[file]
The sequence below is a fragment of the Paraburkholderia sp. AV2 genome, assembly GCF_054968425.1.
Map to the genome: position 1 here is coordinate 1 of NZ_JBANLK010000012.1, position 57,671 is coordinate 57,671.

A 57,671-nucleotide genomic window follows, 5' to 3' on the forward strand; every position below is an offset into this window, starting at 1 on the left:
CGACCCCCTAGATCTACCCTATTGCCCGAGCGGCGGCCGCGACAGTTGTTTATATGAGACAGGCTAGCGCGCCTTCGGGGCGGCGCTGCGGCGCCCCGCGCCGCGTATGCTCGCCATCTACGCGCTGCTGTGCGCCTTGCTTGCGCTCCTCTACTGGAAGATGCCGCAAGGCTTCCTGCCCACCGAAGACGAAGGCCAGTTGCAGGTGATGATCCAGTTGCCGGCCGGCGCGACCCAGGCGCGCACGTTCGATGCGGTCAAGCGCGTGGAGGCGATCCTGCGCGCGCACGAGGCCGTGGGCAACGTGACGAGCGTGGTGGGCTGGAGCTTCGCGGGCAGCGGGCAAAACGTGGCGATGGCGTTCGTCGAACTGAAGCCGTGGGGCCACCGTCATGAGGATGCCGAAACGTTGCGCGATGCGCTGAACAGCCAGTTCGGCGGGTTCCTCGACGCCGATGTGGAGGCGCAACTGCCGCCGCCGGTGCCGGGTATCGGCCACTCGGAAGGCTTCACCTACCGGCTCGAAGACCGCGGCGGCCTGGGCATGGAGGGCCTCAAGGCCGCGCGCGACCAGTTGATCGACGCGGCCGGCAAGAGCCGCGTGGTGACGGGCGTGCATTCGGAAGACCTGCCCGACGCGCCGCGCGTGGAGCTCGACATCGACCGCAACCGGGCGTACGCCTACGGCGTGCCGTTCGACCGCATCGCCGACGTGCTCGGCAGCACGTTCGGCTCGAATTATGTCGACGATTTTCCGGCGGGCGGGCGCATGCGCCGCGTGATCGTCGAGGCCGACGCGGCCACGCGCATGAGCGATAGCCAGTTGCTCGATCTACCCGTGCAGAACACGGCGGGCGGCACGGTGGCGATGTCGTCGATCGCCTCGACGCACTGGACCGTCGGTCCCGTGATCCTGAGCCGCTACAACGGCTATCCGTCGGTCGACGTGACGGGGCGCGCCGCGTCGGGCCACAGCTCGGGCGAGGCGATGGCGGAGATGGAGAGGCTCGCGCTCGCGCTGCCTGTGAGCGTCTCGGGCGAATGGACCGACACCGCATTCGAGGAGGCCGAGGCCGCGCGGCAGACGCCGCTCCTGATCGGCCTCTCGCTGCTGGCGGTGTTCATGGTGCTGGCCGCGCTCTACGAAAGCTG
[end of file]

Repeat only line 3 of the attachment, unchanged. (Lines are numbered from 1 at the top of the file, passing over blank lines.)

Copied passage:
A 57,671-nucleotide genomic window follows, 5' to 3' on the forward strand; every position below is an offset into this window, starting at 1 on the left: